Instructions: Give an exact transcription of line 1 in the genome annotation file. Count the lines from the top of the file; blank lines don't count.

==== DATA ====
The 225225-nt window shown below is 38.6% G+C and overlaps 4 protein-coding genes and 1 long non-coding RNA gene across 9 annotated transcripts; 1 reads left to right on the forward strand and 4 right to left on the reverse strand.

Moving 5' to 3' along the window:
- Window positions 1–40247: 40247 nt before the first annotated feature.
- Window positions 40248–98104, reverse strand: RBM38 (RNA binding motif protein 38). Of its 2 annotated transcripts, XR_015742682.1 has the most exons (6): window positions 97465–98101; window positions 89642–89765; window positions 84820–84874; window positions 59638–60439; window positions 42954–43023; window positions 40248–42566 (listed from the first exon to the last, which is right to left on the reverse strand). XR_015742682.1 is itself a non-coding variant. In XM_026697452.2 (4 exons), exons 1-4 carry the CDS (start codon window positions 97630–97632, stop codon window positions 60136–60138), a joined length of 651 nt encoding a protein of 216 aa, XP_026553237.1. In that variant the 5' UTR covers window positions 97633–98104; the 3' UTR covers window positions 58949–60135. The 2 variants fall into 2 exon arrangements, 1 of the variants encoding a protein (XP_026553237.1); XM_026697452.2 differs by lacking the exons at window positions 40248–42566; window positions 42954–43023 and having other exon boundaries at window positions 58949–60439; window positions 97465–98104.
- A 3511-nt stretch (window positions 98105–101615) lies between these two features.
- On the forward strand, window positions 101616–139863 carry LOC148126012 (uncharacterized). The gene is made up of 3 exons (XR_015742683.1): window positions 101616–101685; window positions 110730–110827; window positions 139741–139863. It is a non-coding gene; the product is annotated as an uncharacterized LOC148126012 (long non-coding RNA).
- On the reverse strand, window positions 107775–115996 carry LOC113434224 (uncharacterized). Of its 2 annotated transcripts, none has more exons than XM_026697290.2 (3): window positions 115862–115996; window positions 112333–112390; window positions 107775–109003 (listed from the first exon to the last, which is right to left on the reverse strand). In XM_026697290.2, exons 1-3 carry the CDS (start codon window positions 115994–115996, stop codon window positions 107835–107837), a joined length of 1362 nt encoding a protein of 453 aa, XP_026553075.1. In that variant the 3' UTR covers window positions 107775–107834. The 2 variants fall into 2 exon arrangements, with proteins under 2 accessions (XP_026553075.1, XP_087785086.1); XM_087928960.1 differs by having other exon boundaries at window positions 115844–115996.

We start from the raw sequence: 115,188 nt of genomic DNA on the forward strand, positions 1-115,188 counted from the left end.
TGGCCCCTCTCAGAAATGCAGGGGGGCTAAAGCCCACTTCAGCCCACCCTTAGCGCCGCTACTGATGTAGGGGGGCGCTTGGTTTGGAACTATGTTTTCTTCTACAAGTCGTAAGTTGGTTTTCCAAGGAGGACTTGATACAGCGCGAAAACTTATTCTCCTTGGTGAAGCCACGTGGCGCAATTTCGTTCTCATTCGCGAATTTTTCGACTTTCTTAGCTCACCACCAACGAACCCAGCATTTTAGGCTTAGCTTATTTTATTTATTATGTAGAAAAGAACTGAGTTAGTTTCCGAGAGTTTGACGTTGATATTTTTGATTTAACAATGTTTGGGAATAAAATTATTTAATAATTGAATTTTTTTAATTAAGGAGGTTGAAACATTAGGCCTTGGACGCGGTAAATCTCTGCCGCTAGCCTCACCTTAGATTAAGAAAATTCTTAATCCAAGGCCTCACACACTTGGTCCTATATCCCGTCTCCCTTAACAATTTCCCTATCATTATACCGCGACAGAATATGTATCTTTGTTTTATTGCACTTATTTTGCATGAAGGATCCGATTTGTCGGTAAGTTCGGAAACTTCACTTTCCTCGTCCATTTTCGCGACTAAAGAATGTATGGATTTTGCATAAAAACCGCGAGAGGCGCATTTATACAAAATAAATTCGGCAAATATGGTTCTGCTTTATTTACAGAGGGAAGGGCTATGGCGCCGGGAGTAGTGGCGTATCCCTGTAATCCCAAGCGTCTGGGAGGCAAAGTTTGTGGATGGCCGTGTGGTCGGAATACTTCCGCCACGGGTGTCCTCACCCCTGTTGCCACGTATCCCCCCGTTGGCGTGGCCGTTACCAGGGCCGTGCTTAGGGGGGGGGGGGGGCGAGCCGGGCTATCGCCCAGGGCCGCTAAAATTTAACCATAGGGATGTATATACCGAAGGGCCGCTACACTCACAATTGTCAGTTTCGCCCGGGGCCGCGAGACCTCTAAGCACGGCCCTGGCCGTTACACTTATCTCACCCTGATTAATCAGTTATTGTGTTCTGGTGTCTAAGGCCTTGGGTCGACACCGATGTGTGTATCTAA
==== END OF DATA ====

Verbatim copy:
The 225225-nt window shown below is 38.6% G+C and overlaps 4 protein-coding genes and 1 long non-coding RNA gene across 9 annotated transcripts; 1 reads left to right on the forward strand and 4 right to left on the reverse strand.